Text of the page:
The controller was in the works by Sony Entertainment as early as 2001. Early prototype versions of the Move were in circulation such as the Eye Toy but these motionless controllers failed to capture people’s attentions. By 2008 Sony had finished work on the Move and was ready to launch it to the public.
With the public and media giving the PS3 Move rave reviews, the Move was being applied to all Sony PlayStation wireless games. The first game to utilize this was Dual Shock 3, which enabled a player to use the analog stick of the Move for the use of the sword in game. Rumors also at the time speculated that Sony had developed the Move in retaliation against Nintendo Wii’s wireless Nunchuck remote, but Sony denied any of those allegations.
The Move was finally released in January of 2010, being just a bit too late for the Christmas rush but right in time for all those viable game players to spend their Christmas money on this new remote. The logo probably has to be the most innovative thing with the PlayStation Move, a blue squiggly shape which is supposed to be a representation of the light trail left by the Move as you move it about with the lighted sensor sphere within.
The Move was an automatic success which also incorporated a large selection of third party video game support, something very rare for new out-of-the-box designs such as the Move. Even today the Move sells almost a hundred thousand units.
One in three PS3 games is designed specifically to be used with the PlayStation Move in mind. There are a good variety of PS3 Move Games available that are not too shabby as most of the games are quite entertaining and fun. Unlike controller specific games of the past for older game consoles, PS3 Move games don’t leave you wanting more. It is no wonder the PlayStation Move is so popular, and has made the PS3 into much more than it was on release. Whether or not the PS3 Move was designed in retaliation to the Wii, it certainly was a brilliant move (no pun intended).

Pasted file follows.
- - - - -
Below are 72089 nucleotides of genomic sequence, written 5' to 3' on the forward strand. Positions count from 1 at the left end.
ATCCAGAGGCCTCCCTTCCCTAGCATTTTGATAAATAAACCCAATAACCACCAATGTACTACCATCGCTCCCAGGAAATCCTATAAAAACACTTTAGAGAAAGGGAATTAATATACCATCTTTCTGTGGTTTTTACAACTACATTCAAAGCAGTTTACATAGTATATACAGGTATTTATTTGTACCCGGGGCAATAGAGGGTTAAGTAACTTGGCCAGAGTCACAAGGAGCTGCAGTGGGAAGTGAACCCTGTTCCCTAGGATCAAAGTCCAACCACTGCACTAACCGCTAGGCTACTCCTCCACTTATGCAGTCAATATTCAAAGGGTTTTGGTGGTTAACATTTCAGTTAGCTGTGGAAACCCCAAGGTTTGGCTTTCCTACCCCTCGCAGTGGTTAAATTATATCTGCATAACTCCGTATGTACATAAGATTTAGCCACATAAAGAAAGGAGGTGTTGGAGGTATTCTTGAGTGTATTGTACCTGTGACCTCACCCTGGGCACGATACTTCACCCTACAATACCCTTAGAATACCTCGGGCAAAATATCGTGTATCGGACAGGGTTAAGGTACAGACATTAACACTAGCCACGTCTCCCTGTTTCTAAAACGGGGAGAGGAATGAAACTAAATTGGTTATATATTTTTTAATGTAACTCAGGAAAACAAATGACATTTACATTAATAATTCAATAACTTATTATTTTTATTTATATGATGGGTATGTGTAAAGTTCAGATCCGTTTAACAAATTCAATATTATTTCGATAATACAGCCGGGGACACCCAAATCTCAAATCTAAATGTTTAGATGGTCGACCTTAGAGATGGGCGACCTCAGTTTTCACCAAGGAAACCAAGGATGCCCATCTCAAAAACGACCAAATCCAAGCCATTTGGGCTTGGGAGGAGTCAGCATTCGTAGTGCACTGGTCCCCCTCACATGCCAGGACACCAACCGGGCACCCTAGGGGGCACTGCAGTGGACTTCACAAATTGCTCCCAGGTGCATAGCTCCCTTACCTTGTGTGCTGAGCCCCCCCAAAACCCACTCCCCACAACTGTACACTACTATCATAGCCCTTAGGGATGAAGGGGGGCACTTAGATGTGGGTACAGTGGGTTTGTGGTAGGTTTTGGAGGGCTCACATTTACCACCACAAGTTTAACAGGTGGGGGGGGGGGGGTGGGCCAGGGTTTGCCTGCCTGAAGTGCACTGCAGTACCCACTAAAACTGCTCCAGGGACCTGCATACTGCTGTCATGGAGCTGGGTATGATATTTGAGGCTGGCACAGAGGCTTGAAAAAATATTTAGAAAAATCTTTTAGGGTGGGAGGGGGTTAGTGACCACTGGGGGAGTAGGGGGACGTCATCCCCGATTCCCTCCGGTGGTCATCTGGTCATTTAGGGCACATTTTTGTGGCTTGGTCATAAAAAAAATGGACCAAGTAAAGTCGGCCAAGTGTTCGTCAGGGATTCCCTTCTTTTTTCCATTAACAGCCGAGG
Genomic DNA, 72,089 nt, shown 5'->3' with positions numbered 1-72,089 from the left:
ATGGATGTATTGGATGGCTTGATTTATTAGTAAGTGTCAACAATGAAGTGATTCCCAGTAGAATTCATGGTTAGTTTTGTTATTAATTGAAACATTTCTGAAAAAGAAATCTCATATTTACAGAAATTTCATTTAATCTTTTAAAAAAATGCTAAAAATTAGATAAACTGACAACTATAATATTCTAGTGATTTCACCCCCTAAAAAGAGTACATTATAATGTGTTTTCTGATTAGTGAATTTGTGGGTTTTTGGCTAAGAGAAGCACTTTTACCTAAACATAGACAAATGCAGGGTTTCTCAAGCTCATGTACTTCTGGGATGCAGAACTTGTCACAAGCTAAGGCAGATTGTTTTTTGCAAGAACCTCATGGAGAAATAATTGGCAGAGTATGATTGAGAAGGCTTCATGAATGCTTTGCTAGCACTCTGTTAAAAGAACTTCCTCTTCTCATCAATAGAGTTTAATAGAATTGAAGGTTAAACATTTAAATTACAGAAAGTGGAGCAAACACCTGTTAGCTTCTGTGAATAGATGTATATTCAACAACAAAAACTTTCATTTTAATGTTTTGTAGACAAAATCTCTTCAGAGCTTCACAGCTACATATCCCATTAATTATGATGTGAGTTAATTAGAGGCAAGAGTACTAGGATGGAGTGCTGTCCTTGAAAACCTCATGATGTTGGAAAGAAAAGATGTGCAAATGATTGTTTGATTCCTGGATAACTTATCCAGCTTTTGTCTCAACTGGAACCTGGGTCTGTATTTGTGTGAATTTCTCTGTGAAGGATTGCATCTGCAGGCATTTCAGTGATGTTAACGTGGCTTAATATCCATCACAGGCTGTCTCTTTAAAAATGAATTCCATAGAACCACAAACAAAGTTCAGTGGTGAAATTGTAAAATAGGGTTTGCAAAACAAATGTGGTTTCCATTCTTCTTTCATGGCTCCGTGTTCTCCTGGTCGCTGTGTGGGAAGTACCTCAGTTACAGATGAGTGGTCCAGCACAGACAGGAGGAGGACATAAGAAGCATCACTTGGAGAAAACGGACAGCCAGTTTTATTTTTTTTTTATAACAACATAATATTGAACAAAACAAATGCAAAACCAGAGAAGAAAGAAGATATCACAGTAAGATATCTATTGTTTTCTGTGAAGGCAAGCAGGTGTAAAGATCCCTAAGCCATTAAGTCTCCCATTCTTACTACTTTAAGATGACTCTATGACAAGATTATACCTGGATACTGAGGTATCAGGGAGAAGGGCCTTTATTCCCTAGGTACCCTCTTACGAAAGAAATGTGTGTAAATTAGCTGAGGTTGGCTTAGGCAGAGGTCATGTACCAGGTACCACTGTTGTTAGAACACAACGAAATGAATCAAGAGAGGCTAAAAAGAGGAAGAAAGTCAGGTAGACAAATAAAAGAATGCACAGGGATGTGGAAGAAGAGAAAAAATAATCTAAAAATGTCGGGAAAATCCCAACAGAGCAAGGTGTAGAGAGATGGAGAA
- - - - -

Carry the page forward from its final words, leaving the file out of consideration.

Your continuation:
Are you trying to buy the PlayStation 4 game console before Christmas? Then, without knowing it, you might have joined a group of millions of gamers who might currently be experiencing “learned helplessness” as you read this.
According to Dr. Martin Seligman (an American psychologist), learned helplessness is a psychological condition in which human beings stop all goal-seeking behavior because of a perceived lack of control over the outcome of any given situation. With the Christmas holidays just around the corner, and the latest PlayStation 4 news being that it is completely sold-out everywhere, learned helplessness might actually be the biggest challenge gamers are facing nowadays, a test far tougher than those typically encountered in “BioShock Infinite”, “Dragon’s Crown” and “Tomb Raider”, to name just a few Sony popular video games.
But learned helplessness is not an adequate answer to the PS4 shortage problem. The biggest obstacles in life are not to be found in unfortunate events, but on how people construct their views of reality through dysfunctional thought processes and language, according to another famous psychologist: Dr. Albert Ellis (1907-2007). To put it in another words: “Pessimism never won any battle”, as Dwight David Eisenhower (American 34th President) once said.
So what are the latest weapons PlayStation 4 gamers should acquire if they are to win the real-life quest of acquiring the most sought-after electronic treasure of the decade? Guess what: as in a classic PS4 game, the tools at your disposal must be electronic as well.